When a new feature is in the works, but stuck behind a lengthy release timeline, we put our customer first by not over promising or sharing deadlines that are not realistic to our actual release. We try to be as transparent as possible with our customers in all communication we have. If the feature is something that they require ASAP, we always take the time to better understand what they are looking to do. Asking questions like: “What is your use case” and “What are the pain points that not having X feature causes” allows us to better understand why they need the requested feature. It also allows us (when available) to educate customers on any workarounds they can use while the requested feature is in development.
b) What if it’s a feature you’re never going to build?
If a requested feature, is something that we are “never going to build” – we kindly let our customers know that the particular feature requested, is not on our roadmap and will always ask for their use case and try to see if there are any workarounds, manual processes or third party programs that can help our customers in achieving what they want to do. If there is really nothing we can do and the feature is not something we ever plan to include, we will tell our customers this but also educate them on why Unbounce has chosen against adding X feature to our web app.
– Mitchelle Mejia
c) What’s the protocol when your customers report a crucial security vulnerability over the weekend?
I’d tell them I’m bringing this to the attention of our dev team ASAP to review and assess the vulnerability. Once we get a idea of how affected we are, I’ll keep the customer updated with the results and plans moving forward to ensure the safety of our platform.
– Johnny Opao
d) A developer spots a security vulnerability and threatens to exploit it if you don’t pay him a ransom. What’s the protocol?
I would let them know that while we don’t have an official ‘bug bounty’ program, security is top-of-mind for us, so we’d be very keen to hear from them, and we’ll very happily send them some Unbounce swag if our developers find their report interesting.
If they take the ‘ransom’ aspect further, I would then assure them that we’re already very confident in our security practices and that we already contract an external white hat security company to actively look for any vulnerabilities that our developers may not have caught.
– Mark Wainwright
e) A customer requests a refund. Do you just issue the refund or do you rope in a sales person somewhere down the line to try to woo them back one last time?
We foster a giving and generous culture here at Unbounce. We realize that different customers have different needs. As such, we offer the same high level of customer service to those requesting refunds as we do to all of our other customers. This has resulted in many long term and ongoing relationships with customers, as well as new referrals.
f) How do you deal with requests for features that are not on the plan the customer’s subscribed to, but they say they desperately need?
At Unbounce, we do have some flexibility regarding certain features, and, as Customer Success coaches, we’re encouraged to use our best judgement, as well as our discretion. We are empowered to go the extra mile for our (amazing!) customers, so in this particular case, we’d typically reach out to the customer and ask more about their use-case. For a request like this, we’d do our absolute best to be accommodating, and work with the customer to figure out a customized solution for their needs.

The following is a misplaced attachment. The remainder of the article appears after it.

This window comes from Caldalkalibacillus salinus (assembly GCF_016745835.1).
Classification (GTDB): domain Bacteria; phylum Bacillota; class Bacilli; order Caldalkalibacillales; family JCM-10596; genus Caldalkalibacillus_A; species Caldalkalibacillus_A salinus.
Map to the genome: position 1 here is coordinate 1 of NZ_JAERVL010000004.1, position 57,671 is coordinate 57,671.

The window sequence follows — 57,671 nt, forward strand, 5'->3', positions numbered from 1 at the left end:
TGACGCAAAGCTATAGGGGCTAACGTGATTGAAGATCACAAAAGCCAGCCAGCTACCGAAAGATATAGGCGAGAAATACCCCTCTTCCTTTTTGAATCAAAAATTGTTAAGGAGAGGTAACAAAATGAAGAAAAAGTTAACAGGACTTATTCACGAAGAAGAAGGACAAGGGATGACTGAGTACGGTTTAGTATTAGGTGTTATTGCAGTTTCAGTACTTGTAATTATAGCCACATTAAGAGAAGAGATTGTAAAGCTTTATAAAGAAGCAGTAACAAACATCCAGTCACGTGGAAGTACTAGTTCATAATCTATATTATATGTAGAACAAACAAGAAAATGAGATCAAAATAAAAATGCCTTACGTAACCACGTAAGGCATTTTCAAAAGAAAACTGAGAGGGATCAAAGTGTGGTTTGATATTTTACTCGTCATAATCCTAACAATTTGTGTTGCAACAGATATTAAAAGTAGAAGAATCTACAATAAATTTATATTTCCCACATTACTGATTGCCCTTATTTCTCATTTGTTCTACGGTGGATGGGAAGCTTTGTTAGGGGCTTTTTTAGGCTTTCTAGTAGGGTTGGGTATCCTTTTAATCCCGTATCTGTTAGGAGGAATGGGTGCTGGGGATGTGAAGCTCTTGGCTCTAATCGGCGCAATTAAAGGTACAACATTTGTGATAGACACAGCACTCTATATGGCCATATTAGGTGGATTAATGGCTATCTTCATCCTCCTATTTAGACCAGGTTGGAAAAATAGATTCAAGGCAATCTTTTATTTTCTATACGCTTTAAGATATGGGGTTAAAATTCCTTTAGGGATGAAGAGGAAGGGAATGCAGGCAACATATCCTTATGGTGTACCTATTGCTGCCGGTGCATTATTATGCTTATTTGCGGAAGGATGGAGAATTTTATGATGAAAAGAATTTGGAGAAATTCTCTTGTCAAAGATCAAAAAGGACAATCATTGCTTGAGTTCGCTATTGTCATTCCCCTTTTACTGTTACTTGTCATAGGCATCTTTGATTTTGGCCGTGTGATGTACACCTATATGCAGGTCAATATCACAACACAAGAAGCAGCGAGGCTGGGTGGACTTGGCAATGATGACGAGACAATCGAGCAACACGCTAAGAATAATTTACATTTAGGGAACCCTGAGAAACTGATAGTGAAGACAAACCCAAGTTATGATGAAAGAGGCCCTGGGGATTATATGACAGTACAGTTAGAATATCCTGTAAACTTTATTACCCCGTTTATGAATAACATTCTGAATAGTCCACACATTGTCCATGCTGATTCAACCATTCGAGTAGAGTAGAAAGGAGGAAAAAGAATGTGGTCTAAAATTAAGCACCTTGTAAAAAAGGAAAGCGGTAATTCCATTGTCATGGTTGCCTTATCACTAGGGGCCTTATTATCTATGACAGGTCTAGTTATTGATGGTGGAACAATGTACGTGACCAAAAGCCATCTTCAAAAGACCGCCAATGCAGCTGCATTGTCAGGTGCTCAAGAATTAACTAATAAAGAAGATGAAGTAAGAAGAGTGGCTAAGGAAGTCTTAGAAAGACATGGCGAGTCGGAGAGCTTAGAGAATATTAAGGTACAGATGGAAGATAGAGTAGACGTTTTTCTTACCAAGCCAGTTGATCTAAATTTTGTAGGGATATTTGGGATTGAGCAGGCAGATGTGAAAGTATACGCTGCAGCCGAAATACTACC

g) A support rep makes a tiny mistake that greatly frustrates a customer. They’re trying to rein in the situation but the customer just keeps getting more and more frustrated. Do you step in and help with the mitigation or do you let the rep handle it themselves?
We acknowledge our mistakes openly and honestly. If in any case we receive a customer complaint, we do our best to follow-up and figure out what might have caused the unpleasant experience. This one time, a customer was getting frustrated after exchanging emails back and forth with a support coach, the support coach quickly picked up the phone and called the customer before the chance for further miscommunication. To top it off, an Unbounce t-shirt was sent the customer’s way as a small token of appreciation for the customer’s patience.
– Jade Luo
In terms of customer service, which company do you admire a lot?
There are so many good ones these days!
I have a ton of respect for the personal touch that Wistia has built around their brand. By the time I contacted their support team, I already felt like I had a personal relationship with them.
Personally, Survey Gizmo has totally blown my expectations out of the water every time I’ve every reached out to them. They’re unreal.
Editor’s note: Here’s our interview with Jeff Vincent, Director of Customer Happiness at Wistia.
Name another rep you’re a big fan of, and would like to hear from
I would love to hear from Taylor Morgan at SurveyGizmo or Marybeth Alexander at HelpGizmo.
Just one more question. If you could choose one superpower, what would you choose?
Flight. (obviously..!) – Helen S.
Teleportation – Jade
Time travel – Laura
Ability to stop and start time – Mark
Super speed! – Johnny
Inability to feel cold – Princess (Princess lives in Montreal)
Teleportation for sure! – Mitchelle
Omniscience – Quinn
Telekinesis! Then you can do *all* the things you like – Ryan
We started the Secret Sauce series to find out more about what makes the customer service of some great companies click. We get in touch with one awesome support representative and we pick their brains. We find out what a typical day is like for these support rockstars, their personal work-philosophy, support process and what inspires them to go above and beyond the call of duty to make their customers happy. Know a customer support rep you’d like to see featured here? Drop us a line in the comments or shoot an email to firstname.lastname@example.org with your suggestions.